>> this is dw news coming to you live from berlin. a south african president releases a report urging a criminal probe into a massacre. police killed 34 striking miners in 2012. it was the country's worst police shooting since the end of apartheid. also coming up on the show. that lock. it greece and its creditors continue to wrangle. on the lug -- angela merkel says they must reach an agreement this week. and royal fever in germany.
crowds turn out as britain's queen elizabeth visits the cradle of german democracy. [captioning performed by the national captioning institute, which is responsible for its caption content and accuracy. visit ncicap.org] i'm sarah harlan, thanks for joining me. the deadliest police shooting since the end of apartheid. 34 striking mine workers were gunned down in what the president has called a horrendous tragedy. today's report has condemned police actions and recommends a full investigation. there is plenty of criticism to go around. towards the company that owned the mind -- the mine. but the president is describing the incident as a painful episode. >> the commission found that
police operation should not have taken place on the 16th of august because of the defects in the plan. the commission has found that it would have been impossible to disarm and disburse the strikers without significant bloodshed. sarah: let's go straight to south africa for more. we are joined from johannesburg. walk us through the main points of this report. >> it's a 600 page report. we know the summary that the president has given in his speech that talks about the company man not having used the best endeavor.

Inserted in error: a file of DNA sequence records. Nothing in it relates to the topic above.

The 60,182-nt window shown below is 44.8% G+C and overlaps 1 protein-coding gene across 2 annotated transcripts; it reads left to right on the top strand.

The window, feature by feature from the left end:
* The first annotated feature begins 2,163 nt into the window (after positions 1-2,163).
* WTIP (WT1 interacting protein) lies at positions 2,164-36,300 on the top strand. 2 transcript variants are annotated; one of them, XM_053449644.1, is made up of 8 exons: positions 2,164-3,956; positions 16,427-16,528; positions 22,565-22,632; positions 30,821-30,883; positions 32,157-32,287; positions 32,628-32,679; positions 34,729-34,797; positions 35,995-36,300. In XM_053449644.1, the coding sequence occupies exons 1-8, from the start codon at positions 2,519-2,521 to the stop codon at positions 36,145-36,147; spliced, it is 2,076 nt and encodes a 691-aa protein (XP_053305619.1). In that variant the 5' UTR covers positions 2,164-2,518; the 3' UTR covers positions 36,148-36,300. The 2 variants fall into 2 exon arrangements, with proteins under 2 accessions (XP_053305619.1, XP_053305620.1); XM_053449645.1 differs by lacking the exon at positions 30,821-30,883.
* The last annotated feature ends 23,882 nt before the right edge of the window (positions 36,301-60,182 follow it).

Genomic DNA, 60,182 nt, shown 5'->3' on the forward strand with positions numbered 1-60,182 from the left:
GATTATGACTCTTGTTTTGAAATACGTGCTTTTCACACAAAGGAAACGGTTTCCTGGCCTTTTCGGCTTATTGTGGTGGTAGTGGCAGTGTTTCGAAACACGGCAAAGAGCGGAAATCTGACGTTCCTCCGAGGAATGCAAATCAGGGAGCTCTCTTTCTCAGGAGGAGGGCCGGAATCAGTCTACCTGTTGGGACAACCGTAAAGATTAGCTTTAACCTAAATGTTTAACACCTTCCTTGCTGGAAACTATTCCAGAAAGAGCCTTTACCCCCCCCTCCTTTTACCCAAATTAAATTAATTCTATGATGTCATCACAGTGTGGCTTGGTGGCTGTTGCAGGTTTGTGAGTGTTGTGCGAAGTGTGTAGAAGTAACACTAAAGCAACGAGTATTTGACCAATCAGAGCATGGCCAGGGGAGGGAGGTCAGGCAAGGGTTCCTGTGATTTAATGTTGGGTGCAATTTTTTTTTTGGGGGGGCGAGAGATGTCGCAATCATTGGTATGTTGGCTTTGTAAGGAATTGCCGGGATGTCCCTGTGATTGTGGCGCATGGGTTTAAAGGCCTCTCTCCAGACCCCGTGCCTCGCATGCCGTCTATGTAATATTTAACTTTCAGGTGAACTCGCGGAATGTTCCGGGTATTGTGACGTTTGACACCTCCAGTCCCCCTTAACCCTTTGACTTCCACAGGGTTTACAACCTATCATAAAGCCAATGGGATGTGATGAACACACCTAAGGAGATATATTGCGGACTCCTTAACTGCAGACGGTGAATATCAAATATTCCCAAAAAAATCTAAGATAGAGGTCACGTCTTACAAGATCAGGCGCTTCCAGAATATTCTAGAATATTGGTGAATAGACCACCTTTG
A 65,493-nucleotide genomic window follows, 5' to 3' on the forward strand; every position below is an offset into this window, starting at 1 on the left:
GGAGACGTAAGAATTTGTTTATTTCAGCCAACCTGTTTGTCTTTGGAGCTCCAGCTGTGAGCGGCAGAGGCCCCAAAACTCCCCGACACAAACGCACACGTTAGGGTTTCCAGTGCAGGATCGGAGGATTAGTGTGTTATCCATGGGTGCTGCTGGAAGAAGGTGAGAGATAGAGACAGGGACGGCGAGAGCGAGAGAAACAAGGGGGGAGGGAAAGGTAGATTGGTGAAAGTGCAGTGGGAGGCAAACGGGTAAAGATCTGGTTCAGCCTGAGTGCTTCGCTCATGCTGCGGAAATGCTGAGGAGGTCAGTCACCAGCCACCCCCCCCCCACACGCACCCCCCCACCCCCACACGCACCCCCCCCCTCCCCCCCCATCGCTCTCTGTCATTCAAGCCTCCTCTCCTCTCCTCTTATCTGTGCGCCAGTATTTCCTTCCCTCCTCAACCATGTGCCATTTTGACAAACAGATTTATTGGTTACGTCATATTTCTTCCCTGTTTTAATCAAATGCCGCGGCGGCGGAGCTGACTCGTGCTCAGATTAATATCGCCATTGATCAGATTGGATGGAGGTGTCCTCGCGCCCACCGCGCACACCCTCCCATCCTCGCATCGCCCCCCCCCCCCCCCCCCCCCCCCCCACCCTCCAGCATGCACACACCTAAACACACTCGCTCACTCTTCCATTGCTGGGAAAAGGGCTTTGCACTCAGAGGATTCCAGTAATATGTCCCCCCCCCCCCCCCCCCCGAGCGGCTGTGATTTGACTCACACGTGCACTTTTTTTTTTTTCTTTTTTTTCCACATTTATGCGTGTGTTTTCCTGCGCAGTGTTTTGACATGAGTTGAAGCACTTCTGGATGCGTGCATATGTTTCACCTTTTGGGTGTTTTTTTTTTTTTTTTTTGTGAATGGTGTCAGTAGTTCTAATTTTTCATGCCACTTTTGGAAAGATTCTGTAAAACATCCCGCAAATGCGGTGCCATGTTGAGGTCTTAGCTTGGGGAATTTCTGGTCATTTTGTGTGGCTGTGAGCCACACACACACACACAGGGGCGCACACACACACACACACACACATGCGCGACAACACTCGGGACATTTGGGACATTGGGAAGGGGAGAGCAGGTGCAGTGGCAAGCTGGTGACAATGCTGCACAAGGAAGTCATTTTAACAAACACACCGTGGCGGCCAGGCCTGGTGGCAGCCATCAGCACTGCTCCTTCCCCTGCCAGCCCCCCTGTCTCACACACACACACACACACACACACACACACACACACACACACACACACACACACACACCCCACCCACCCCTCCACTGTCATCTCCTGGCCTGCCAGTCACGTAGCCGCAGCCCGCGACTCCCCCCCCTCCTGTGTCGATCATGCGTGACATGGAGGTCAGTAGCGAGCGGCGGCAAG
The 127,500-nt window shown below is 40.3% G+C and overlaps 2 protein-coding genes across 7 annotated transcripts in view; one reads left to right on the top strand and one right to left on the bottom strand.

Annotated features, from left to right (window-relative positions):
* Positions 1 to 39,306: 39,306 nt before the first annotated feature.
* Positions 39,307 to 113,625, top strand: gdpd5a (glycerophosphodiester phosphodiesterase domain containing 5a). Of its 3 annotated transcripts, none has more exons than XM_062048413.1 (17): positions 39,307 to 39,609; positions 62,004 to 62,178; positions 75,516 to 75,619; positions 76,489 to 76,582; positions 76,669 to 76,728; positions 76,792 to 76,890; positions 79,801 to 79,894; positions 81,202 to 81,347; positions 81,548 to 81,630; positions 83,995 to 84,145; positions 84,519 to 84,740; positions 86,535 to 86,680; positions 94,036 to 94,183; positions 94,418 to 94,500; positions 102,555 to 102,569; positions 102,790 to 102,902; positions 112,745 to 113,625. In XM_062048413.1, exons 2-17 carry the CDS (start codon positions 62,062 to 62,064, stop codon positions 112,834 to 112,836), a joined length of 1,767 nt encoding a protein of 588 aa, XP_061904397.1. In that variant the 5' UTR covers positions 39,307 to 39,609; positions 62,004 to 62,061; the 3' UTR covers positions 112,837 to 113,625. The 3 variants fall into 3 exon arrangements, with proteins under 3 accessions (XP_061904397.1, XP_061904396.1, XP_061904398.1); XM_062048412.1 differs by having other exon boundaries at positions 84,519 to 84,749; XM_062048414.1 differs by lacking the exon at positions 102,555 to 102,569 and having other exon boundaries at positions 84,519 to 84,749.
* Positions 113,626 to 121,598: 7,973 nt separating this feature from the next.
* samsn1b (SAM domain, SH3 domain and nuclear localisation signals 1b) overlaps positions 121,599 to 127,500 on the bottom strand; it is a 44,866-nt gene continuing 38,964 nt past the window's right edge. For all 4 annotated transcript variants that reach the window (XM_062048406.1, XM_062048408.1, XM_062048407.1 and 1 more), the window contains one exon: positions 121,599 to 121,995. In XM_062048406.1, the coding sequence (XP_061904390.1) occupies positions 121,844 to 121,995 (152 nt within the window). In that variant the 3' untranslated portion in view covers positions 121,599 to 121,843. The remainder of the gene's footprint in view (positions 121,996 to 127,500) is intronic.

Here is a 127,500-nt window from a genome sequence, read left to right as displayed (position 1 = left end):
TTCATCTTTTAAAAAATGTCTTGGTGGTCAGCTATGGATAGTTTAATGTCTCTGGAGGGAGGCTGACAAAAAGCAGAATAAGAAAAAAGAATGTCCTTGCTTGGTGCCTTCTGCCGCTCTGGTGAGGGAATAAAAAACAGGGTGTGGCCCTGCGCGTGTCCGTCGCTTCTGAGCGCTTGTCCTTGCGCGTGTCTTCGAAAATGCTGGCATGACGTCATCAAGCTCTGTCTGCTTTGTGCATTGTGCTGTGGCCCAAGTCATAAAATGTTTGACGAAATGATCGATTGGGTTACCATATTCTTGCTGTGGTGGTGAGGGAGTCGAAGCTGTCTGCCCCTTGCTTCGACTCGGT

it talks about the trade unions not having had enough control some of them acting in a provocative and inflammatory way. it says the minister does not carry a responsibility as the executive does not carry responsibility for the action of police on-site. they say the police should not have acted that day as their plan was flawed. it says the plan was defective meaning it could not work under the circumstances. it furthermore implies that the action was an appropriate and goes into a lot of detail. and after deal with the situation. sarah: what are the implications of the police going forward? >> some heads may role as the
recommendation is further investigation by public prosecutors and police staff involved. and the office of stability and the national police commissioner as well as the province that polices the commissioner. it also recommends better communication skills and training by those in public crowd control. sarah: what is the reaction to this report? >> the first is not a surprise. they expected the report to be this way because they had been dealing with this for years. the attorney of some of the miners says this is not the last they have said about this massacre. they will proceed and they will look forward to public prosecution. sarah: thank you for your reporting from south africa.
in south africa is also considering a withdraw from the national criminal court. it's a fallout from a dispute when the sudanese president visited earlier this month. he is wanted by the icc on genocide charges but he was allowed to leave the country despite a south african court ruling barring his departure. he was attending a meeting of the african union. he had immunity from arrest because he was attending an international summit. earlier, we spoke to the leader of south africa up our main opposition party. he told us he wanted a full investigation. >> what is critical is that what took place is a violation of the international criminal court. the south african high court ruled that he should of been